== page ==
Friday, August 24, 2012

CycleTrader.com Announces Request a Quote Feature for Motorcycle Shipping

Motorcycle shipping is certainly an option worth considering when a bike has to be moved long distances. Visit the resource section of CycleTrader.com to understand what you need to know about motorcycle shipping services.  Also, be sure to test drive the brand new request a quote feature, powered by UShip.com.



Request a Quote for Motorcycle Shipping

Thursday, August 23, 2012

Chain and Sprocket Service

Written by: RoadRUNNER Motorcycle Touring & Travel

Chains are simple and effective, but need regular maintenance. A neglected chain may severely damage the engine case, or wrap up in the wheel and sprocket, locking the rear wheel. The two major types of chain designs are O-ring chains and non-O-ring chains. O-ring chains employ rubber O-rings between their side plates to retain lubricants. These usually last much longer, but although internally lubricated, O-rings need to be kept clean and side plates require lubrication and rust protection.

Lube it or Lose It!
Good guidelines for O-ring chains suggest that street riders should lube about every 500 miles. If you ride in heavy dust, rain, or other extreme conditions, or have a non-O-ring chain, the interval should be even shorter. Also, be sure to lube the chain after washing the bike to prevent rust.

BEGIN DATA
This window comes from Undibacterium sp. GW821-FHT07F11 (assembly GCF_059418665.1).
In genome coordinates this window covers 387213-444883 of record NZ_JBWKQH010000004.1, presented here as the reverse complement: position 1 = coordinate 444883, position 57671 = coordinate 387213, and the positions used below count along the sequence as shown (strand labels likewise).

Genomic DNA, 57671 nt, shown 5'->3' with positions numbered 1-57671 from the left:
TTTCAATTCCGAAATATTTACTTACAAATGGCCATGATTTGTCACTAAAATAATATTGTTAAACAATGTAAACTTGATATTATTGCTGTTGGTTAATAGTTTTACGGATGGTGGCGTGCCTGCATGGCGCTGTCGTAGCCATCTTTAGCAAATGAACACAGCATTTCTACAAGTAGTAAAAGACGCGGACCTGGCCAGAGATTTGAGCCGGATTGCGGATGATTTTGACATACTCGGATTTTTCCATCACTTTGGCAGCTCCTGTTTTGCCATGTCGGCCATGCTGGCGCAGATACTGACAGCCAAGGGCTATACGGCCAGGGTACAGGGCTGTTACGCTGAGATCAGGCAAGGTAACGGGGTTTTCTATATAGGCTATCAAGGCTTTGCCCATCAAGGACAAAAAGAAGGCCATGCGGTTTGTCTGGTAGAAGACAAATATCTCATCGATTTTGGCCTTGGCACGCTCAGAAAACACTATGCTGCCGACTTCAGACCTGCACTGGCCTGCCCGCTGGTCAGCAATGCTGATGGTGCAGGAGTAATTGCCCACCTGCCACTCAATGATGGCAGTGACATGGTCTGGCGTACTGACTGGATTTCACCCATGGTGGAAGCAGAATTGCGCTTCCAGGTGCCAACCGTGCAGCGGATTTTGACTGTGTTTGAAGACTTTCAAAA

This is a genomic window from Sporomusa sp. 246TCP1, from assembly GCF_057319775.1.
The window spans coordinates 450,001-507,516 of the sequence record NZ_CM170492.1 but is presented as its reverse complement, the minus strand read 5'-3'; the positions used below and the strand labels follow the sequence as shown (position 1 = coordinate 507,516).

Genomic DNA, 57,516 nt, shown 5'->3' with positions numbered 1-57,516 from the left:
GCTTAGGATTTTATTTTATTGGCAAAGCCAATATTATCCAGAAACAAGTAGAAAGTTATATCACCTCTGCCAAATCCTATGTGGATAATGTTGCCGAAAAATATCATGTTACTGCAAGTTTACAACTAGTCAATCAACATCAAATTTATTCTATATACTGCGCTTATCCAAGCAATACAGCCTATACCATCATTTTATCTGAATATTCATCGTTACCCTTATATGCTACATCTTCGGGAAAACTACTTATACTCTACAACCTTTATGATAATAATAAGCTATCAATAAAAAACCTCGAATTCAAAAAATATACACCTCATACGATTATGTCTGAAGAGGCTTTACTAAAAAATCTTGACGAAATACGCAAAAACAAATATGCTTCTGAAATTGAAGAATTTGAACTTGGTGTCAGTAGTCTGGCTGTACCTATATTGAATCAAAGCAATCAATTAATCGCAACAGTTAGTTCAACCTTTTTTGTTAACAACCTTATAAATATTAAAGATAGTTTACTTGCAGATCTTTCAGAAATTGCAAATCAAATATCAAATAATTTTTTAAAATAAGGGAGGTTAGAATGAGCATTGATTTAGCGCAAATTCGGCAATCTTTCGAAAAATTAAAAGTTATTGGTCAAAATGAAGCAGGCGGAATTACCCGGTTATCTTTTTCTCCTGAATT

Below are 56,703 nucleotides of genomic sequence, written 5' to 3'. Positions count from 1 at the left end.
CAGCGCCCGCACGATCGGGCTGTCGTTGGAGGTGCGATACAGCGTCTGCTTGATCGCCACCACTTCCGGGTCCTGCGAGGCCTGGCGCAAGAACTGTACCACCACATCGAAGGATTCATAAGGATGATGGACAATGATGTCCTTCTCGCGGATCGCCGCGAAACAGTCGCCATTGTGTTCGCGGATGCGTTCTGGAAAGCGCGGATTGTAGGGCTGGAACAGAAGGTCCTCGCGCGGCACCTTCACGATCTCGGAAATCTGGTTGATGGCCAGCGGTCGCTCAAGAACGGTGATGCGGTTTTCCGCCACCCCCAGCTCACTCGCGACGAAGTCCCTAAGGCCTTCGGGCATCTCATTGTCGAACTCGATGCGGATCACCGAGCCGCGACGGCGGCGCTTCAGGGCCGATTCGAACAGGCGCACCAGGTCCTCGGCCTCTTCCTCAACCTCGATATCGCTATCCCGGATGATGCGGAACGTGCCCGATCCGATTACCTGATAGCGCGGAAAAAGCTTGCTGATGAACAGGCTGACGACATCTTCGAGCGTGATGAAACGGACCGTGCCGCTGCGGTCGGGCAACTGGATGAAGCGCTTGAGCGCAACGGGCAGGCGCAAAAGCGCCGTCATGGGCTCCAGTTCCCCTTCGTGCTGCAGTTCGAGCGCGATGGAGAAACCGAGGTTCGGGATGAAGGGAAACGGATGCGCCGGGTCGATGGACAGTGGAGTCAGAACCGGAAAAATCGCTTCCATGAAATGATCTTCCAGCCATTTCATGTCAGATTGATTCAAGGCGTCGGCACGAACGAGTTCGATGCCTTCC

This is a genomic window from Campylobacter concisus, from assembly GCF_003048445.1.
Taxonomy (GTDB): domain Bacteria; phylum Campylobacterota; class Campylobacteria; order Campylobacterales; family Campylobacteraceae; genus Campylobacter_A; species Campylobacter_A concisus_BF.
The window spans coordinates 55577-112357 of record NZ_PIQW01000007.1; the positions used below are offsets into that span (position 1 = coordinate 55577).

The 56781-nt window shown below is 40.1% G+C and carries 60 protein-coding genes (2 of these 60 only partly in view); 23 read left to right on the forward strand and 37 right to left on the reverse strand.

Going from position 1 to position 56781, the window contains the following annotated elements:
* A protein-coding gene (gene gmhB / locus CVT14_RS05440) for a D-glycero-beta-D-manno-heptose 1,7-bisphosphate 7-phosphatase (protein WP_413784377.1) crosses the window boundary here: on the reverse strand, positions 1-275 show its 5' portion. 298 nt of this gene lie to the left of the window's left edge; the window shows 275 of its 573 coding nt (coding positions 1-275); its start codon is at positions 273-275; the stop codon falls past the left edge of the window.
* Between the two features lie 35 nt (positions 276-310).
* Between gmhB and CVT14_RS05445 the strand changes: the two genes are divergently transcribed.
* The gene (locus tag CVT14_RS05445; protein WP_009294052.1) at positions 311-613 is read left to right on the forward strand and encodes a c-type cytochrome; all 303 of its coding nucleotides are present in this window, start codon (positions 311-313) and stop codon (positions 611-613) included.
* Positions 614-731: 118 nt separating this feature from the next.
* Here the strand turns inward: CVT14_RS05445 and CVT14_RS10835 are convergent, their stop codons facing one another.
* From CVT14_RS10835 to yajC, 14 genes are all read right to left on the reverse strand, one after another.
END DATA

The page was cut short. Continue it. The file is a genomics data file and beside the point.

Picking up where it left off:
If the chain is dirty, avoid harsh or flammable solvents such as gasoline, which can ruin the O-rings or cause a fire. Instead, spray the chain with a cleaner like PJ1 Super Cleaner or WD-40. A Simple Solutions Grunge Brush cleans well, or an old toothbrush and rag will do.

There are many lubes available, and you may need to experiment to find a favorite. I’ve found waxes work best for me. Lube the chain while it’s still warm after riding, but never with the engine running. Engage neutral and use the centerstand (if equipped) turning the wheel by hand, or roll the bike. Apply the lube evenly. Automatic chain oilers are also available, which make it easier to keep chains lubed.

Chain Adjustment
Owner’s and shop manuals provide slack measurements and adjusting procedures. If you don’t have a manual, gauge about 1 to 1.5 inches of vertical slack, measured midway between sprockets. Too loose and the chain may grind at the swingarm and even jump the sprockets. Too tight and the chain may damage the countershaft and bearings, and even snap. Generally to adjust the chain, you remove the cotter pin and loosen the axle nut, then turn the adjusting bolts until the proper slack is achieved. Worn chains develop loose and tight portions, and slack varies, so it’s critical to check slack as you rotate the wheel and set it when the chain is at its tightest point. Recheck slack after tightening because it may change.

Most double-sided swingarms have alignment marks, but besides using markings, there are several ways to measure axle alignment. Motion Pro makes a chain alignment tool. Or you can also use a tape measure and measure from the centerline of the axle to the centerline of the swingarm pivot bolt on each side. Another method is to wrap a long piece of string around the front tire (set straight) and pull the string back on both sides toward the rear wheel, near and parallel to the floor. If the wheel is crooked, it will be quite obvious.